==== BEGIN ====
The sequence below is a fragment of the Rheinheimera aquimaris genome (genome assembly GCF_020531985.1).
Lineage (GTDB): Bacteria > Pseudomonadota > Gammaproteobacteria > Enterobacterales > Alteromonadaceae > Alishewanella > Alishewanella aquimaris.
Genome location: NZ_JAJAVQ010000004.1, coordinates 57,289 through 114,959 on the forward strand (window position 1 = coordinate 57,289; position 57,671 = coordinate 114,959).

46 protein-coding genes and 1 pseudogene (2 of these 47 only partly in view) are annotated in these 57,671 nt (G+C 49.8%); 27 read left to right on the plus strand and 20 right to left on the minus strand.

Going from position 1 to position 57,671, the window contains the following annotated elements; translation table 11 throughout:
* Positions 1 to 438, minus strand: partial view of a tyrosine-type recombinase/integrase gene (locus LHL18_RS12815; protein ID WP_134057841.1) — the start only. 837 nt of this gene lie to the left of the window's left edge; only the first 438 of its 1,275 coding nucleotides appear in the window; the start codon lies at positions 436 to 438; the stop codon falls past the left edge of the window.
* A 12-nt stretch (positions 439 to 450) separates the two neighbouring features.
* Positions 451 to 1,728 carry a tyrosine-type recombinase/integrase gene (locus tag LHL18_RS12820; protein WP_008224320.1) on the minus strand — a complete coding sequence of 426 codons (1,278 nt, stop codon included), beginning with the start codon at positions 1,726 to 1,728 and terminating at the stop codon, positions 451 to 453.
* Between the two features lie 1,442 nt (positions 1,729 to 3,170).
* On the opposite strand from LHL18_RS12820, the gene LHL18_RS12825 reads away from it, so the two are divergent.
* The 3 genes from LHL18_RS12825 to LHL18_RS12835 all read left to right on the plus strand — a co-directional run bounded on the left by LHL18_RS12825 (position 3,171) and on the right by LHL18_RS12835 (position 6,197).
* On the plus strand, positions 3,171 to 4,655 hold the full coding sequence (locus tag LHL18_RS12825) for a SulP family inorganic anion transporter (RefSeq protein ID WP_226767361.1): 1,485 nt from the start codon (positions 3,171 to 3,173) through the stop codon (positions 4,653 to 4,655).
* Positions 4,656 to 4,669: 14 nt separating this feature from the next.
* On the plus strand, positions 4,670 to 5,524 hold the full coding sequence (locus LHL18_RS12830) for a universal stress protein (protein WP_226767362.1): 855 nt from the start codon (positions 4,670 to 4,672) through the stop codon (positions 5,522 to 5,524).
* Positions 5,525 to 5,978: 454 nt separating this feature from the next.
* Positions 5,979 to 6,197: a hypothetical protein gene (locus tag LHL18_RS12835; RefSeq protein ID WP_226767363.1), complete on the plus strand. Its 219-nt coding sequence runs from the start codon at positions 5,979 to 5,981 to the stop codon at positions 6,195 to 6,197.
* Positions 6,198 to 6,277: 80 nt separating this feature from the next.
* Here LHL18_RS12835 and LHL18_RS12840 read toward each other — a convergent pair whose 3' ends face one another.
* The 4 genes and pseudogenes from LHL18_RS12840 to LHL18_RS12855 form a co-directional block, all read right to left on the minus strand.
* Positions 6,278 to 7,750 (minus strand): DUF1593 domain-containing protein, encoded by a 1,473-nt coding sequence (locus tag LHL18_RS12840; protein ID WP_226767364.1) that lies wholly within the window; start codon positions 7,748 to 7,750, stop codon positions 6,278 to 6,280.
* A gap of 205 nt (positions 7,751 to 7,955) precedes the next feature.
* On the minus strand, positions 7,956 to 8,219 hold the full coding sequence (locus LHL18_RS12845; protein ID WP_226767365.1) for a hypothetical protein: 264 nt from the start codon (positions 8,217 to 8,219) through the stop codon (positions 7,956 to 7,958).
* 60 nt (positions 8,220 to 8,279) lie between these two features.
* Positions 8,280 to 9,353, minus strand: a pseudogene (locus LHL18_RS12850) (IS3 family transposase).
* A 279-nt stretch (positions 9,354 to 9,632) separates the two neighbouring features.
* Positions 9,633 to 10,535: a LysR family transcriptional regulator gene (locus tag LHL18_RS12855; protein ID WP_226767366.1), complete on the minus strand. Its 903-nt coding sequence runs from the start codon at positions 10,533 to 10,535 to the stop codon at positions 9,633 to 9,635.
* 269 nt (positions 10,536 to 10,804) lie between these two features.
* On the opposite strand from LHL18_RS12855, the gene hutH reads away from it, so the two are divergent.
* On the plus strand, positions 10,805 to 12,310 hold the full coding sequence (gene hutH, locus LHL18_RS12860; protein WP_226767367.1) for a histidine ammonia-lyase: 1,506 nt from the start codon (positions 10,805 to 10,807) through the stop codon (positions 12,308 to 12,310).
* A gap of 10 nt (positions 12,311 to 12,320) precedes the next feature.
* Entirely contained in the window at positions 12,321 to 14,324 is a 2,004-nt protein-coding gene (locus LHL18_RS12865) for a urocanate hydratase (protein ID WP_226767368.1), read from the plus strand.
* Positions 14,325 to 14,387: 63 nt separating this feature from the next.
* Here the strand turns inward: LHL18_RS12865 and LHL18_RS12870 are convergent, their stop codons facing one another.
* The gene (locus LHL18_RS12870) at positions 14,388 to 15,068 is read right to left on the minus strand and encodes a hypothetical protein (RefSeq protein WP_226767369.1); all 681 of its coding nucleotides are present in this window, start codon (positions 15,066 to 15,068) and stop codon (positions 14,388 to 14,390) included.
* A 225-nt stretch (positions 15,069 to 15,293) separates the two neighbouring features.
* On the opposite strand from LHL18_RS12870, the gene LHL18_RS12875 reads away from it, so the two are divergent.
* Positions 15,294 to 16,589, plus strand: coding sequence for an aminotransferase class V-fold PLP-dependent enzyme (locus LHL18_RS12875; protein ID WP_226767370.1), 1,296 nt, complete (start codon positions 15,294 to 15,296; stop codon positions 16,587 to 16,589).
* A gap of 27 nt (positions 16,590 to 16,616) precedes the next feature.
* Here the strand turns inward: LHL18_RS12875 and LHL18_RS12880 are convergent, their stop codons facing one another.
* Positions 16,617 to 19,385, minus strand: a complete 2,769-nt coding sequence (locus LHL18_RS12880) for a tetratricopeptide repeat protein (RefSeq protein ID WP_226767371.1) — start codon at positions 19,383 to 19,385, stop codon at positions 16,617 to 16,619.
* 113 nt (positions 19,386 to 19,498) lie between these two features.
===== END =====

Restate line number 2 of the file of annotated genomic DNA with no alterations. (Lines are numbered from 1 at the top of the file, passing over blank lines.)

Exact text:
Lineage (GTDB): Bacteria > Pseudomonadota > Gammaproteobacteria > Enterobacterales > Alteromonadaceae > Alishewanella > Alishewanella aquimaris.